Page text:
I have experienced this topic for several years in my business. I don’t know how many times that I have heard, “Coach Poe, I read this and is it true, what do you think”? I suggest to my athletes a three step process to determine accuracy of all information.

The below are the following three steps that we use in day to day training with athletes concerning the above area of “good versus bad information”.

1.    Consider the source, the actual entity such as a “Sports Illustrated” type of publication, website, or any other source of information. Our rule of thumb is that the source/publication has to have been in business and writing in and about our “space” for at least five years. We do not need to be considering sources that opened in year one and closed in year two.

2.    Research the writer or the actual author of the publication. If the writer or author has not published 1 “peer reviewed” journal article within the given year and or 6 pieces of information with an entity that meets the criteria in #1, then don’t place great belief in the material or the talent of the writer or the author. Jere Longman of the New York Times would be a great example of a great writer and author.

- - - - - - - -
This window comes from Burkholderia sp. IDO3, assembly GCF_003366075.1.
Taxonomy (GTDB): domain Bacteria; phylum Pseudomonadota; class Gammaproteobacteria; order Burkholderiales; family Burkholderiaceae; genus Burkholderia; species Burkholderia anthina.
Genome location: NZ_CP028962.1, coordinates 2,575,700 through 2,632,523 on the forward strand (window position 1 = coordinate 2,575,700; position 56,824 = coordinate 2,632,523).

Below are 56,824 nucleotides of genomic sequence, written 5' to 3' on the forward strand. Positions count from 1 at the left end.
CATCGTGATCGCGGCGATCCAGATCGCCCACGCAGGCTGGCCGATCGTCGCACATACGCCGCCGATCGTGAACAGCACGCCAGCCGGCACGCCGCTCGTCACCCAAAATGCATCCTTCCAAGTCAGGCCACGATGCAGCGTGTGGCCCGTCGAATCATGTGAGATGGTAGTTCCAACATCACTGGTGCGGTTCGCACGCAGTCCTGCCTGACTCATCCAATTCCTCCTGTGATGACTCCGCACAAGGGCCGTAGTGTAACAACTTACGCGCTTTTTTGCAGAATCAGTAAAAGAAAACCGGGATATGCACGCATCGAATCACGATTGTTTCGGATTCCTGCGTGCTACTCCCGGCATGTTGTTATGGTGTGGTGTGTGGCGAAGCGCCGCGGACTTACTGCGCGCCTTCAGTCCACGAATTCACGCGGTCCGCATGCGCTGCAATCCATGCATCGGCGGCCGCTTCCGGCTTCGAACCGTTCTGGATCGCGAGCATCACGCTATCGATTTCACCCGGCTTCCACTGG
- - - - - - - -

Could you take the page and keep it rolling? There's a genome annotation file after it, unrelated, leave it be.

3.    Be objective when reading, NOT subjective. If the material’s logic does not “add up”, the logic is probably NOT logical. Use common sense as well.

The above steps have been very successful for me and my clients over the years, especially the pro athletes. The higher the level of the athlete, we have come to a conclusion that they tend to want to “hone in” on their skills as they progress and reading is an avenue to aid in this goal.

Thank you.

Matt Poe